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This Side of Salvation Paperback – March 17, 2015
"Children of Blood and Bone"
Tomi Adeyemi conjures a stunning world of dark magic and danger in her West African-inspired fantasy debut. Pre-order today
From School Library Journal
Gr 9 Up—An honest portrayal of a family dashed apart by grief and in much need of salvation. David's family is still reeling from his military brother's death three years ago, and all but older sister Mara have embraced God as a way to cope. A former alcoholic, David's dad has abandoned his addiction to the bottle for an all-consuming and unhealthy relationship with religion, talking only through Bible verses and aligning himself with a fundamentalist preacher that promises the Rapture (or Rush) will occur in just a few months. All David wants is to get a baseball college scholarship and possibly lose his virginity to new girl Bailey. Told in alternating Then (leading up the Rush) and Now (after the Rush) chapters, the narrative frankly depicts a teen struggling with finding a balance between religion and his own desires. After a slow start, the momentum quickens as readers learn the mystery behind John's tragic death and the fate of the disappeared parents. Smith-Ready respectfully gives voice to those who question their beliefs, while providing teens a fascinating look into Doomsday cults. The secondary characters are not as well-developed as the protagonist, who finds fault with his church's rejection of his gay best friend and continuously prays to God for guidance. The ending might be too pat for some but will ring true for those rooting for this family's redemption. Give to fans of Melissa C. Walker's Small Town Sinners (Bloomsbury, 2011) or Lara Zielin's Donut Days (Putnam, 2009).—Shelley Diaz, School Library Journal --This text refers to the Hardcover edition.
*Starred Review* David, 16, and his sister, Mara, mourned plenty over the military death of their older brother. Their parents, however, shifted their religiousness to a higher gear, with Dad speaking entirely in Bibleish (biblical quotes) and both parents becoming disciples of a charismatic preacher who predicts the Rapture—or the Rush, as she calls it—will occur on May 11 at 3 a.m. For this smart, well-rounded, and unpredictable tale, Smith-Ready juggles two time lines. The first begins on the morning of the Rush, when David and Mara return late from a party to find that their parents have vanished right on schedule. Assuming that the Rush is a ridiculous notion, has something terrible, such as a dual-suicide, occurred? The second time line brings us up to speed on the past nine years, a slow-motion train wreck during which the siblings are gradually asked to abandon all earthly pursuits. This is a deceptively easy read in the Dana Reinhardt vein, but Smith-Ready intersects both time periods with aplomb, bringing to light issues of belief versus free will, spirit versus body, and family versus self—while never being heavy-handed. It ends up being quite a mystery and a believable one at that. An eye-opening look at the limits, uses, and misuses of faith. Grades 9-12. --Daniel Kraus --This text refers to the Hardcover edition.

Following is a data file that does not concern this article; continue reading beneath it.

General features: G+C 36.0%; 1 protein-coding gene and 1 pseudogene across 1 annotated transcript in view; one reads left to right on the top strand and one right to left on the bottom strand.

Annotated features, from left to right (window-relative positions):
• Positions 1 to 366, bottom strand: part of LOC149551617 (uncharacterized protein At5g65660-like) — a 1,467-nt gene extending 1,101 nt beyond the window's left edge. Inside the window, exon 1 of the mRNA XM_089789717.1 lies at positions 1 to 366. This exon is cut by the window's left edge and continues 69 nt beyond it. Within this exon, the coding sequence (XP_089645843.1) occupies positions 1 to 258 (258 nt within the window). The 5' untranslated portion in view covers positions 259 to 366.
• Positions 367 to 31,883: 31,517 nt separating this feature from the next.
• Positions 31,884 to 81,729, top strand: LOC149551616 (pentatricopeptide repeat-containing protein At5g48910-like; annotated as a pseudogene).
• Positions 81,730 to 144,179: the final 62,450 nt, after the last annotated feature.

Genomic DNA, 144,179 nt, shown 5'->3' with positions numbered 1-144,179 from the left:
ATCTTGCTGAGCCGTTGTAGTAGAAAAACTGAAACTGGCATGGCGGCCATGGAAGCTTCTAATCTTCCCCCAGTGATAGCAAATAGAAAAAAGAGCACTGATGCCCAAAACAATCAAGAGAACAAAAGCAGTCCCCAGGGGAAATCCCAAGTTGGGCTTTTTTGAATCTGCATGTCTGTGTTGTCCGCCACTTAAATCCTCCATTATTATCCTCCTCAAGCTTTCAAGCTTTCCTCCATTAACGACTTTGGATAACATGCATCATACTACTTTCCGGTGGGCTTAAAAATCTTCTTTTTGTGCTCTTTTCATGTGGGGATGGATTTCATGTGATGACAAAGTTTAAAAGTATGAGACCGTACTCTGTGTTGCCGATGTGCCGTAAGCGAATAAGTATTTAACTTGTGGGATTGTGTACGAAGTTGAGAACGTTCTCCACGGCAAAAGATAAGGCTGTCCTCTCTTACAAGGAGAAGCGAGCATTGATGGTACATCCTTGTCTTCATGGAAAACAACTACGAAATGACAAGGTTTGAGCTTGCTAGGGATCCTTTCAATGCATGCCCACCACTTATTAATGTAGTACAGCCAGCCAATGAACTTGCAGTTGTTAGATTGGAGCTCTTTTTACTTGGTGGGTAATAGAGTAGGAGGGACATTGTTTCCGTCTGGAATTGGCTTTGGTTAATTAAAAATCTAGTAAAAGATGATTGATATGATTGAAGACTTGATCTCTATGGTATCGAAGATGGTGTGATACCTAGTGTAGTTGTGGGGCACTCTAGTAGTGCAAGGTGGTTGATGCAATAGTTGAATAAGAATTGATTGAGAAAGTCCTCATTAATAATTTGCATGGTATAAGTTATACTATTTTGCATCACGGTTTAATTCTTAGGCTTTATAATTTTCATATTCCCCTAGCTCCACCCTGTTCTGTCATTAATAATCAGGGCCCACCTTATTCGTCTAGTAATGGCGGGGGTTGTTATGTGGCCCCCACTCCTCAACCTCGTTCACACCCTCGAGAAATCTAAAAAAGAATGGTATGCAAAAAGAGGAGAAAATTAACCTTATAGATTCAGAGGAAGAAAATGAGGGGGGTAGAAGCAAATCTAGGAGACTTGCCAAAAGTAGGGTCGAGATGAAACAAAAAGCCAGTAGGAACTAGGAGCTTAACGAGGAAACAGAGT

Top customer reviews
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Jeri Smith-Ready’s latest book grapples with difficult topics that many of us struggle to understand.
In the end, the story is an eloquent portrayal of love and loss, hope and despair. And healing.
This Side of Salvation is so different from any other books I’ve ever read and I don’t mean it just because the theme of religion is part of the book but because it really made me think about a lot of things, it’s complex and deep; truly special! Me, I was raised a catholic but I was not offended at any moment that I read this book, one is definitely free to believe whatever they want but I don’t think that should translate into being intolerant to other’s beliefs so anyway, if you’re worried about that, you shouldn’t be.
After the tragic death of his older brother, David’s family was devastated in grief but then religion seem to help them (pretty much his parents) cope and survive, although for him and his sister Mara they haven’t really lived; their parents are very strict about how things are supposed to go and now they have them getting ready for the Rush, in which only people who are are true believer will be saved. But David is only 16 years old, how can a teenager give up on what’s so important for him: his girlfriend, his friends, baseball… so instead of being home waiting to be Rushed, he and his sister Mara are on a prom party and when they return they discover that his parents have disappeared.